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Office of the Press Secretary

For Immediate Release November 29, 2000
                        REMARKS BY THE PRESIDENT

                           The South Portico

12:45 P.M. EST

THE PRESIDENT: Thank you very much. First of all, Hillary and I are delighted to welcome all of you here. And I want to thank Secretary Shalala and General McCaffrey for being part of our Olympic delegation to Sydney. I thank the United States Olympic Committee President Bill Hybl for being here, and the Olympians who are here with me, who will come up in a moment.

I'm also grateful, I might say, to the people of Australia who did a wonderful job in welcoming our American athletes and organizing these Olympics. (Applause.) And really, I asked all the team here so that I could forgive them for completely destroying my sleep habits for several weeks during the Olympics. (Laughter.) Like so many Americans, I was thrilled by the accomplishments of these remarkable teams.

I have often said that it seems to me the Olympics capture our imagination not just because we love athletics and love competition, but because we think the Olympics and Paralympics Games work the way life ought to work -- people work together; if you work hard and play by the rules, you get rewarded; you're evaluated regardless of race or gender or station in life; individuals and teams find success and wind up winning just by making the efforts.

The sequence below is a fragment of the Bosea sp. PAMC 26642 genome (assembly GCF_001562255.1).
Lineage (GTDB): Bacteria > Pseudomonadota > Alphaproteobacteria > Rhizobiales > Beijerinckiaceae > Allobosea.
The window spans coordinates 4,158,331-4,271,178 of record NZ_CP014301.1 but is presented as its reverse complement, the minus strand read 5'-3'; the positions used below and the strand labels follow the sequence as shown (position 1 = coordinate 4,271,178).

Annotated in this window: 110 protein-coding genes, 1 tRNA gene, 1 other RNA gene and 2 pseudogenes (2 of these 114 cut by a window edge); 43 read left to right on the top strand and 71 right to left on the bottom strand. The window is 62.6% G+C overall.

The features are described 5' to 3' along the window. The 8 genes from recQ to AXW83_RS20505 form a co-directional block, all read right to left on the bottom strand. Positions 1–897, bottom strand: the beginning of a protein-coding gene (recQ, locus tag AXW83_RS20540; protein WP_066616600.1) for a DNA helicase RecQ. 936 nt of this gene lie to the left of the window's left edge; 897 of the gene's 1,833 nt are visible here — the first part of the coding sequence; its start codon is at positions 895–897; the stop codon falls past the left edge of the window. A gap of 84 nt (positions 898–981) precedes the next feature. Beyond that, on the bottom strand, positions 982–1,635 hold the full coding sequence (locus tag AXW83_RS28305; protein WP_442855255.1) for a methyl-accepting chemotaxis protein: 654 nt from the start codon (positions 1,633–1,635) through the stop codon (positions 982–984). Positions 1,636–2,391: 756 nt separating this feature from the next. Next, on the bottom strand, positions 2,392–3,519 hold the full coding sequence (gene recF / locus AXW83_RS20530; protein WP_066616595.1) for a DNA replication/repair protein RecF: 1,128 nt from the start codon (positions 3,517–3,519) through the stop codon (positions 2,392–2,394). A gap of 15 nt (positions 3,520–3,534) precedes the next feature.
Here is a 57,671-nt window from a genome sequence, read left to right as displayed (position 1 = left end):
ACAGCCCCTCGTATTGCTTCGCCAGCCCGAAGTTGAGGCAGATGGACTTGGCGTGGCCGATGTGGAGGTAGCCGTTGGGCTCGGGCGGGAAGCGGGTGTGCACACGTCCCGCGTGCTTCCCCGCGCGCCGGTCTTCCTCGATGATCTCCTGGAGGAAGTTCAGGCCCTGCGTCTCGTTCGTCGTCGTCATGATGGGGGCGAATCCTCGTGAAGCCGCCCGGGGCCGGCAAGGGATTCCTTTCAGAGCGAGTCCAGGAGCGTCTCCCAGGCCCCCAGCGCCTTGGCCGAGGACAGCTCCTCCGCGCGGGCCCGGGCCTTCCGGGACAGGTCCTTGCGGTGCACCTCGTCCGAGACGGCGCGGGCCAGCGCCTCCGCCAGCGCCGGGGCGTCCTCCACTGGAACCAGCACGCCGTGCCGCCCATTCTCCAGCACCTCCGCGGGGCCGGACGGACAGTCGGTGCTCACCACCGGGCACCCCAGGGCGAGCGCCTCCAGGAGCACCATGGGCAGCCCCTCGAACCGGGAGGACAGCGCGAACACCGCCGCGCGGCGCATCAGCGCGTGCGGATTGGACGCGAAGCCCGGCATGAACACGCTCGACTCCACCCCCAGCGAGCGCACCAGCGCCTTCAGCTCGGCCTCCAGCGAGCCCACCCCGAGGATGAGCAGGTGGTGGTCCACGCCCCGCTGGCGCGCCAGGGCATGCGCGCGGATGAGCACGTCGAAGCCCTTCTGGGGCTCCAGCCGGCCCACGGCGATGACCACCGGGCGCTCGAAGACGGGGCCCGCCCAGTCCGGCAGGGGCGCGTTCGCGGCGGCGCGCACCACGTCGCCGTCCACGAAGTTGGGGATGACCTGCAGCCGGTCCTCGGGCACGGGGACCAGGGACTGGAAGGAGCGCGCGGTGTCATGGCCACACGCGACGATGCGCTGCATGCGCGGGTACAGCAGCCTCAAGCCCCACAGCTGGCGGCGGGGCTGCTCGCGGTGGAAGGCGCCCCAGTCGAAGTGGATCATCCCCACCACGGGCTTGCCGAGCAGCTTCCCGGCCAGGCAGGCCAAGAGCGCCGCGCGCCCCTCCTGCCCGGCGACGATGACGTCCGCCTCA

The Summer Games in Australia were no different than the ones before them. America did very well, once again, with 40 gold medals, 97 overall; more than any other country. And our spirit was put on display there, as one athlete after another overcame tremendous odds to achieve victory. Athletes like our diver, Laura Wilkinson, who captured the gold medal just three months after breaking three bones in her right foot. (Applause.)

Lenny Krayzelburg, who came here from the Ukraine in 1989, and just a decade later won all three of the backstroke events. The women's softball team lost three games in a row and still came from behind to win the gold medal. (Applause.) And, of course, there was the minor matter of a little farm boy from Wyoming, Rulon Gardner, who defeated Alexandre Krelin. (Applause.)

The Sydney Games broke new barriers, opening gates of competition to people once left behind. More than 4,000 athletes, representing a record 122 countries, competed in this year's Paralympic Games. Americans like sprinter Marlon Shirley and cyclist Pam Fernandes proved that disability is no barrier to success.

We also reached a milestone for female athletes. A hundred years ago the first women competed at the Paris Summer Olympics. There were 19. And one, the golfer, Margot Abbot, became the first American woman to win an American Olympic gold medal.

This year, in the first Olympics of the new millennium, women comprised a record breaking 42 percent of the participants. (Applause.) And for the first time, women competed in the poll vault, water polo and weightlifting. I might say I watched the women's weightlifting and water polo competition with great interest. And after it was over, I couldn't tell which one was rougher. (Laughter.)